Today I did some quick work with my 100 L, trying to create some "atmosphere". Here's a hydrangea in the foreground, with some other flowers in the background blurred into a color wash.
This fingertip-sized bud was asking to be featured and compared with the larger mature blossom near it. The image has not been manipulated in Adobe Photoshop®. I adjusted the raw file's "normal" parameters (exposure, highlights, whites, clarity, vibrance) in Adobe Photoshop Lightroom® to emphasize the impression made by the existing light.
I wonder if I'm the only user of Adobe Photoshop Lightroom who wishes that they had named the "Vibrance" adjustment "Vibrancy". At any rate, this is an excellent feature that Adobe introduced a few years ago. It permits raising (or lowering) the color saturation, but with protection of skin tones (of obvious importance for portrait photographers like me), and generally affecting blues and greens more than reds. Also, for all hues, the Vibrance slider can increase saturation of pale tones while leaving already heavily saturated colors alone, avoiding clipping. (In this context, clipping would mean that the value of one color channel may already be as high as it can go in certain areas of the image, so increasing the color saturation throughout the image would require pushing the value in those areas out of the possible range, resulting in color shifts and flattening of the luminance curve.)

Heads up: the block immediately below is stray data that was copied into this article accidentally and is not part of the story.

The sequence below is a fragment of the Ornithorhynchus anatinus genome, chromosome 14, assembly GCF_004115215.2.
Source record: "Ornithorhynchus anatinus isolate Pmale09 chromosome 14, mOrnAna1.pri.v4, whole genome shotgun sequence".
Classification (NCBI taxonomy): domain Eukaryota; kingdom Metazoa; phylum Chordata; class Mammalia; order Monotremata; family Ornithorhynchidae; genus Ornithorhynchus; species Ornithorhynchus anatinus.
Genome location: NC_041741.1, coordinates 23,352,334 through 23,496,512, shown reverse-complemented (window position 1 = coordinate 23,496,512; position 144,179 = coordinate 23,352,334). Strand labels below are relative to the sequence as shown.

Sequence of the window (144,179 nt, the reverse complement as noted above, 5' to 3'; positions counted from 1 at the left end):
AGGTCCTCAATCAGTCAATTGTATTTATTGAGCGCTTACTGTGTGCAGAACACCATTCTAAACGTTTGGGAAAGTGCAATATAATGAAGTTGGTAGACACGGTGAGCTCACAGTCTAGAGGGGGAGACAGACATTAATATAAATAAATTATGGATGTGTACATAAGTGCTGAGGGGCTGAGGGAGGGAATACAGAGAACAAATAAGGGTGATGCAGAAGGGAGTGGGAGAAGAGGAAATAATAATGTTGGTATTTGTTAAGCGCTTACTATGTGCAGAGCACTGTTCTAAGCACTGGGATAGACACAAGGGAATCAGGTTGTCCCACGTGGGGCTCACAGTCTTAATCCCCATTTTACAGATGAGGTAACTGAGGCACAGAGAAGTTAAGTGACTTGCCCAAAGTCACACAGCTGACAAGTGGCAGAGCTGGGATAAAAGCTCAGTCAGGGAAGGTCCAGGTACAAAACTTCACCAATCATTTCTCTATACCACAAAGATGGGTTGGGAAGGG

My next version of this same photo did receive some "massaging" in Photoshop. I selected the background and made a new layer in overlay mode. With no change to the foreground, it adds impact through contrast. It may be too much for this one. In print, I would probably choose a compromise between the two versions.